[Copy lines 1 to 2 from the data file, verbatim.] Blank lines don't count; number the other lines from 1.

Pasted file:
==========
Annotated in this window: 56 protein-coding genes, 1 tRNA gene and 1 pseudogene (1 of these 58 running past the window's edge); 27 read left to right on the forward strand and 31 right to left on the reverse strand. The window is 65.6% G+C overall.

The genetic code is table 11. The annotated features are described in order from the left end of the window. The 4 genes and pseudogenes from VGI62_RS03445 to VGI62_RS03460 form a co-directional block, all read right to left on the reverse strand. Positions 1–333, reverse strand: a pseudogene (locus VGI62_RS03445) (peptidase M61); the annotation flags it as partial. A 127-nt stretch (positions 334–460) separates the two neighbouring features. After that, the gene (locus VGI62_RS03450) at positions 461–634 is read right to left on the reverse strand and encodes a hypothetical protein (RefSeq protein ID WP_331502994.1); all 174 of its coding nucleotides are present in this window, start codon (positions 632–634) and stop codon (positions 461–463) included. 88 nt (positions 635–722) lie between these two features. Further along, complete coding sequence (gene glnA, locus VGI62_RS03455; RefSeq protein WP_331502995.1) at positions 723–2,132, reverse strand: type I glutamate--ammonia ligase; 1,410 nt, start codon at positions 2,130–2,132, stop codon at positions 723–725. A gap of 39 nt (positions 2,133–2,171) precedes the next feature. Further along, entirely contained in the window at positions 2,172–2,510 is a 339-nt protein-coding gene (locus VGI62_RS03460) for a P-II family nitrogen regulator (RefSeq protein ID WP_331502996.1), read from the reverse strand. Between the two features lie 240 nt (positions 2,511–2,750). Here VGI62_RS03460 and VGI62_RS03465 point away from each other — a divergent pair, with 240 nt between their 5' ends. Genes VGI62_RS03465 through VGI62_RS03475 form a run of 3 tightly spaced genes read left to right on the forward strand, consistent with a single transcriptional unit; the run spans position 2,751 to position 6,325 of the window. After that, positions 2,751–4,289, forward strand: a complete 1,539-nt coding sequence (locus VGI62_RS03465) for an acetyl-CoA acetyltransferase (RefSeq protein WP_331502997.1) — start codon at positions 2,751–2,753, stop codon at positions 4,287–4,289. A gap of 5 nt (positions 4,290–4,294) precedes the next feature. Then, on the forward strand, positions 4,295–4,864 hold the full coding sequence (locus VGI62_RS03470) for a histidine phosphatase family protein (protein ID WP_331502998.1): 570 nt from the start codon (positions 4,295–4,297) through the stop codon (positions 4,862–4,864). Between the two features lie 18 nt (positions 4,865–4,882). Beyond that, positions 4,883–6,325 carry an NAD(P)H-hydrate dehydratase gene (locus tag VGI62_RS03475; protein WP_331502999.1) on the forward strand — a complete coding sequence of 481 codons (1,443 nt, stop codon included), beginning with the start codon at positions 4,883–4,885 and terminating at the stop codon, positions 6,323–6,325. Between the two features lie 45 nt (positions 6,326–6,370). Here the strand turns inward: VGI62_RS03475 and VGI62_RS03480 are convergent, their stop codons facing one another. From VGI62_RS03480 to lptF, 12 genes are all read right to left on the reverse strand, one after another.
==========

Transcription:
Annotated in this window: 56 protein-coding genes, 1 tRNA gene and 1 pseudogene (1 of these 58 running past the window's edge); 27 read left to right on the forward strand and 31 right to left on the reverse strand. The window is 65.6% G+C overall.

The genetic code is table 11. The annotated features are described in order from the left end of the window. The 4 genes and pseudogenes from VGI62_RS03445 to VGI62_RS03460 form a co-directional block, all read right to left on the reverse strand. Positions 1–333, reverse strand: a pseudogene (locus VGI62_RS03445) (peptidase M61); the annotation flags it as partial. A 127-nt stretch (positions 334–460) separates the two neighbouring features. After that, the gene (locus VGI62_RS03450) at positions 461–634 is read right to left on the reverse strand and encodes a hypothetical protein (RefSeq protein ID WP_331502994.1); all 174 of its coding nucleotides are present in this window, start codon (positions 632–634) and stop codon (positions 461–463) included. 88 nt (positions 635–722) lie between these two features. Further along, complete coding sequence (gene glnA, locus VGI62_RS03455; RefSeq protein WP_331502995.1) at positions 723–2,132, reverse strand: type I glutamate--ammonia ligase; 1,410 nt, start codon at positions 2,130–2,132, stop codon at positions 723–725. A gap of 39 nt (positions 2,133–2,171) precedes the next feature. Further along, entirely contained in the window at positions 2,172–2,510 is a 339-nt protein-coding gene (locus VGI62_RS03460) for a P-II family nitrogen regulator (RefSeq protein ID WP_331502996.1), read from the reverse strand. Between the two features lie 240 nt (positions 2,511–2,750). Here VGI62_RS03460 and VGI62_RS03465 point away from each other — a divergent pair, with 240 nt between their 5' ends. Genes VGI62_RS03465 through VGI62_RS03475 form a run of 3 tightly spaced genes read left to right on the forward strand, consistent with a single transcriptional unit; the run spans position 2,751 to position 6,325 of the window. After that, positions 2,751–4,289, forward strand: a complete 1,539-nt coding sequence (locus VGI62_RS03465) for an acetyl-CoA acetyltransferase (RefSeq protein WP_331502997.1) — start codon at positions 2,751–2,753, stop codon at positions 4,287–4,289. A gap of 5 nt (positions 4,290–4,294) precedes the next feature. Then, on the forward strand, positions 4,295–4,864 hold the full coding sequence (locus VGI62_RS03470) for a histidine phosphatase family protein (protein ID WP_331502998.1): 570 nt from the start codon (positions 4,295–4,297) through the stop codon (positions 4,862–4,864). Between the two features lie 18 nt (positions 4,865–4,882). Beyond that, positions 4,883–6,325 carry an NAD(P)H-hydrate dehydratase gene (locus tag VGI62_RS03475; protein WP_331502999.1) on the forward strand — a complete coding sequence of 481 codons (1,443 nt, stop codon included), beginning with the start codon at positions 4,883–4,885 and terminating at the stop codon, positions 6,323–6,325. Between the two features lie 45 nt (positions 6,326–6,370). Here the strand turns inward: VGI62_RS03475 and VGI62_RS03480 are convergent, their stop codons facing one another. From VGI62_RS03480 to lptF, 12 genes are all read right to left on the reverse strand, one after another.